This is a huge issue that cannot adequately be handled in a quick Q&A. Indeed, even how the question is framed needs a great deal of nuancing to understand what each side is really saying. This much I can say: The NT is clear that one cannot be saved apart from faith in Christ. And it is faith alone that saves. But the NT is also clear--as far as I have been able to determine--that one cannot simply give lip service to the gospel and live like the devil. In other words, when one truly embraces Christ as Savior, he begins a process of capturing more and more of the person's heart, mind, and will. He is the Lord objectively--regardless of what we think of him. And he becomes master of our lives as we grow in faith.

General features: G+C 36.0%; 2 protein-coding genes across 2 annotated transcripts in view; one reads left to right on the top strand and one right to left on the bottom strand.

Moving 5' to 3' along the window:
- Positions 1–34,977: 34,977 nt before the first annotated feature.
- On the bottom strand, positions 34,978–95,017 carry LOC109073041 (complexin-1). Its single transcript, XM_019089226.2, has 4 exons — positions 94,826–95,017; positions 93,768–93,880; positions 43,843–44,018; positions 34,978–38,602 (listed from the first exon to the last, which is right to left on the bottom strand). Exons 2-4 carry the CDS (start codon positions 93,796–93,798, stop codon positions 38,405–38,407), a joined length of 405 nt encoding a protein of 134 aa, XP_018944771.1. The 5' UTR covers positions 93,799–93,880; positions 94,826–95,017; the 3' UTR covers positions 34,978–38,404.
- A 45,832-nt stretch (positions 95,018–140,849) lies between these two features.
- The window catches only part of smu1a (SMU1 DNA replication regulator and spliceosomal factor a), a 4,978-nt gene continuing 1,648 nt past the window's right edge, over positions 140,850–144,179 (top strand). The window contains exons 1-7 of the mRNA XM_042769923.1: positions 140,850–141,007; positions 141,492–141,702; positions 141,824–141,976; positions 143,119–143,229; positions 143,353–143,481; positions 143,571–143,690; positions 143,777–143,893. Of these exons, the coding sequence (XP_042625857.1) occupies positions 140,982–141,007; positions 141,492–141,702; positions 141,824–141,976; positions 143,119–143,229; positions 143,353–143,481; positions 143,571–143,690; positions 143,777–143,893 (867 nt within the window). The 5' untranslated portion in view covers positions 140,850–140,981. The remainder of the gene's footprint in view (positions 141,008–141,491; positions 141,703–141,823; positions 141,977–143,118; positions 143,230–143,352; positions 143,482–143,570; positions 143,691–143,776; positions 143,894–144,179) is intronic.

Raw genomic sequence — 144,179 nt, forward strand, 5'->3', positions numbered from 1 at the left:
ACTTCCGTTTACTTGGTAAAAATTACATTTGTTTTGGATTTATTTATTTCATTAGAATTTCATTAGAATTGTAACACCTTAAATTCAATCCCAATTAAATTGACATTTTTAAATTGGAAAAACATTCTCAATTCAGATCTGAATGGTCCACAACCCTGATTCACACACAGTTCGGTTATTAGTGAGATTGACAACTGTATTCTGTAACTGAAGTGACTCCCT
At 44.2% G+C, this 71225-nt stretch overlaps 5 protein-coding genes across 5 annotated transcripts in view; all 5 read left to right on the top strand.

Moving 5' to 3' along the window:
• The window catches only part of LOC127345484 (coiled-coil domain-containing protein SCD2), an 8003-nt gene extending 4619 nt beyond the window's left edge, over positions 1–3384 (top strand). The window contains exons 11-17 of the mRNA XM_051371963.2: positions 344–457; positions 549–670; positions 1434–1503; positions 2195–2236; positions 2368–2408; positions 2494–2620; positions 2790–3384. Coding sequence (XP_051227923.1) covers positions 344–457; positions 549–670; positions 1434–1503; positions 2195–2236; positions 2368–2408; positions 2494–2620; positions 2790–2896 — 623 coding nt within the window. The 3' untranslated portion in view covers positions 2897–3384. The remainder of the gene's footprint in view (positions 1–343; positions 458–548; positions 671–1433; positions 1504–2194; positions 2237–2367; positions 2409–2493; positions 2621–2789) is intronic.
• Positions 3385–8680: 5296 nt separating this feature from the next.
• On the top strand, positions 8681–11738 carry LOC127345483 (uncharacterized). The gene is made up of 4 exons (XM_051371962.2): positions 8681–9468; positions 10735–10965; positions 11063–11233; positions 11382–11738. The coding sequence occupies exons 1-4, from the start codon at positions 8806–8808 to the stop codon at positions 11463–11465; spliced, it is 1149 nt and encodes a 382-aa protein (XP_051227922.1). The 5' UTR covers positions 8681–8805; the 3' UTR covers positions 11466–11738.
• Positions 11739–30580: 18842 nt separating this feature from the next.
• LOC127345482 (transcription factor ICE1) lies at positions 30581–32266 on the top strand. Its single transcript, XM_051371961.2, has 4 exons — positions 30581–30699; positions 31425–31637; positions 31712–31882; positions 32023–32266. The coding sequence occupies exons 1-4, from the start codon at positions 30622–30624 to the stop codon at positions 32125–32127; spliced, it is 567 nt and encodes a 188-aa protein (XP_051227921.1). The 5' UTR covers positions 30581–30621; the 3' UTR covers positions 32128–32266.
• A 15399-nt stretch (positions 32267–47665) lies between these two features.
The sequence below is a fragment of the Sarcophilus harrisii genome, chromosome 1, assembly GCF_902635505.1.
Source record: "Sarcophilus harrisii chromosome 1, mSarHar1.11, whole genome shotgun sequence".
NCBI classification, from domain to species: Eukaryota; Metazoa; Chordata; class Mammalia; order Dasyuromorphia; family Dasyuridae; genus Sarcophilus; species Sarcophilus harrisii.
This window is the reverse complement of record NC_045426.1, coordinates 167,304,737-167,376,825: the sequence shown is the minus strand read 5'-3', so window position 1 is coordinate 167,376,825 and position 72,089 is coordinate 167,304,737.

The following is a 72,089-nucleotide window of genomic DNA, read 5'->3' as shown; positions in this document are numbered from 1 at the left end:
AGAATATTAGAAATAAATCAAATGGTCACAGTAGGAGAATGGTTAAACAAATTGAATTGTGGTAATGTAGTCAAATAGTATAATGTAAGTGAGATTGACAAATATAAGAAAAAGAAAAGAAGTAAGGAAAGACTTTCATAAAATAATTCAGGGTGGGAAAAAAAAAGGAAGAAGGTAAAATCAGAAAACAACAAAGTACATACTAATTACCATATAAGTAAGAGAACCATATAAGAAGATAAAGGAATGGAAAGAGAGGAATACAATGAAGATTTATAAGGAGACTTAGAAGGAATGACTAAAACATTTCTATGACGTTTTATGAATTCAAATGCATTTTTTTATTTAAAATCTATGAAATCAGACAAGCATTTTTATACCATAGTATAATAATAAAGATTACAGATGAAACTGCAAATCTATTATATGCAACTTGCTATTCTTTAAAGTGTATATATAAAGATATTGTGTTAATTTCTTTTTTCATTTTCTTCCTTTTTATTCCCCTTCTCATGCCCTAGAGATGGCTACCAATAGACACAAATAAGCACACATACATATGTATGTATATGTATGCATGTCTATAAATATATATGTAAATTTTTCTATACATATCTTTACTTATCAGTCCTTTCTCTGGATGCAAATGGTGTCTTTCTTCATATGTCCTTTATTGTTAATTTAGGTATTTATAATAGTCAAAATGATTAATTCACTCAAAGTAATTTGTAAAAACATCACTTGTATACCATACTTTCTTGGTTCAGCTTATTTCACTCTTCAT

I would say that both sides of the debate have gotten some things wrong. One side says that a person must commit to Christ as Lord of his life BEFORE he can be saved. But this presupposes that a person even has the ability to change his desires apart from the work of the Holy Spirit. The other side says that all that is needed is faith in Christ and that even if the person never changes--if Christ is never made Lord of his life--then he is still saved. But that view presupposes that the Holy Spirit who is involved in saving faith has no part in sanctifying faith. In other words, both of these views have a defective view of the role of the Spirit--one in salvation, the other in sanctification. I believe that the biblical picture is that although faith alone saves, that faith will result in good works, and in a growing understanding of the Lordship of Christ. Phil. 2.12-13 are important verses along these lines.